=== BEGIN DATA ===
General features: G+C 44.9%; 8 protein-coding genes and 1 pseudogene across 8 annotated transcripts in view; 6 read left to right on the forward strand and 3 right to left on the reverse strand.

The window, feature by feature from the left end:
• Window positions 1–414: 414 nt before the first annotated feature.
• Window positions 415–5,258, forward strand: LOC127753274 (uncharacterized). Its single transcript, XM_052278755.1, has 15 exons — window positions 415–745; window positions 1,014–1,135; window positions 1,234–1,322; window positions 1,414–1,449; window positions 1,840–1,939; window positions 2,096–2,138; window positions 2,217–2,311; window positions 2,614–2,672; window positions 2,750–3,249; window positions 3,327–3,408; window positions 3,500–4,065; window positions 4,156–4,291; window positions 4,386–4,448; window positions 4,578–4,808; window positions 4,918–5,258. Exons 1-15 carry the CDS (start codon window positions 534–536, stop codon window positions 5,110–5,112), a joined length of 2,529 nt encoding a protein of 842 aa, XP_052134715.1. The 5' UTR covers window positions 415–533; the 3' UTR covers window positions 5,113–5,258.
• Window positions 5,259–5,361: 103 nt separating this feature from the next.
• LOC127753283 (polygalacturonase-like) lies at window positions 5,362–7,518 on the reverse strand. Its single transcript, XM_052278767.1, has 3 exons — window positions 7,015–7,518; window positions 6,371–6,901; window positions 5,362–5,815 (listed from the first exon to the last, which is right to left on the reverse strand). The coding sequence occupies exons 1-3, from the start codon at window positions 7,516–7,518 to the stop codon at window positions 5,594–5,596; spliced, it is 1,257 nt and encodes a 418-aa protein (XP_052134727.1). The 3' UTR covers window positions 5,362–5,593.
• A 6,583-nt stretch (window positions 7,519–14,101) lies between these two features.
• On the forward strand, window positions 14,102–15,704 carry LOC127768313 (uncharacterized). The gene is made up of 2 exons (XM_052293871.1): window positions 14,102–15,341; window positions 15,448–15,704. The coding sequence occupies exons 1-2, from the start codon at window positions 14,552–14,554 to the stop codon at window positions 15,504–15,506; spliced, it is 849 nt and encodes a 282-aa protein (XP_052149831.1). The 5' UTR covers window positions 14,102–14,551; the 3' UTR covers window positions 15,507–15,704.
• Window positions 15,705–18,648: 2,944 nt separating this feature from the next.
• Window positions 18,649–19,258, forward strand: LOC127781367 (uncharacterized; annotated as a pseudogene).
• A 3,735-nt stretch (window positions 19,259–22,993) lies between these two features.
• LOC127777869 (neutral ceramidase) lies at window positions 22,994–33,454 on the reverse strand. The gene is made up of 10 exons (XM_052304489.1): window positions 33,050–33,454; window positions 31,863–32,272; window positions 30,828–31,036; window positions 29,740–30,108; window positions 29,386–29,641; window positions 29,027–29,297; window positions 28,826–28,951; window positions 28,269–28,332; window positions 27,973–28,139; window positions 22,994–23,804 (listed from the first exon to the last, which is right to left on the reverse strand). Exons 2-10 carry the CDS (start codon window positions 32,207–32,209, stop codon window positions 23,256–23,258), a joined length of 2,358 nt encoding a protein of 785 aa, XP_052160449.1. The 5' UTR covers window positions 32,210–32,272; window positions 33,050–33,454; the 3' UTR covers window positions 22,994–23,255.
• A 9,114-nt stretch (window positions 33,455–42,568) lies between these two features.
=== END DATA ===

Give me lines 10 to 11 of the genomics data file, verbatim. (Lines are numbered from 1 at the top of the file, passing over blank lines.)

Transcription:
• Window positions 18,649–19,258, forward strand: LOC127781367 (uncharacterized; annotated as a pseudogene).
• A 3,735-nt stretch (window positions 19,259–22,993) lies between these two features.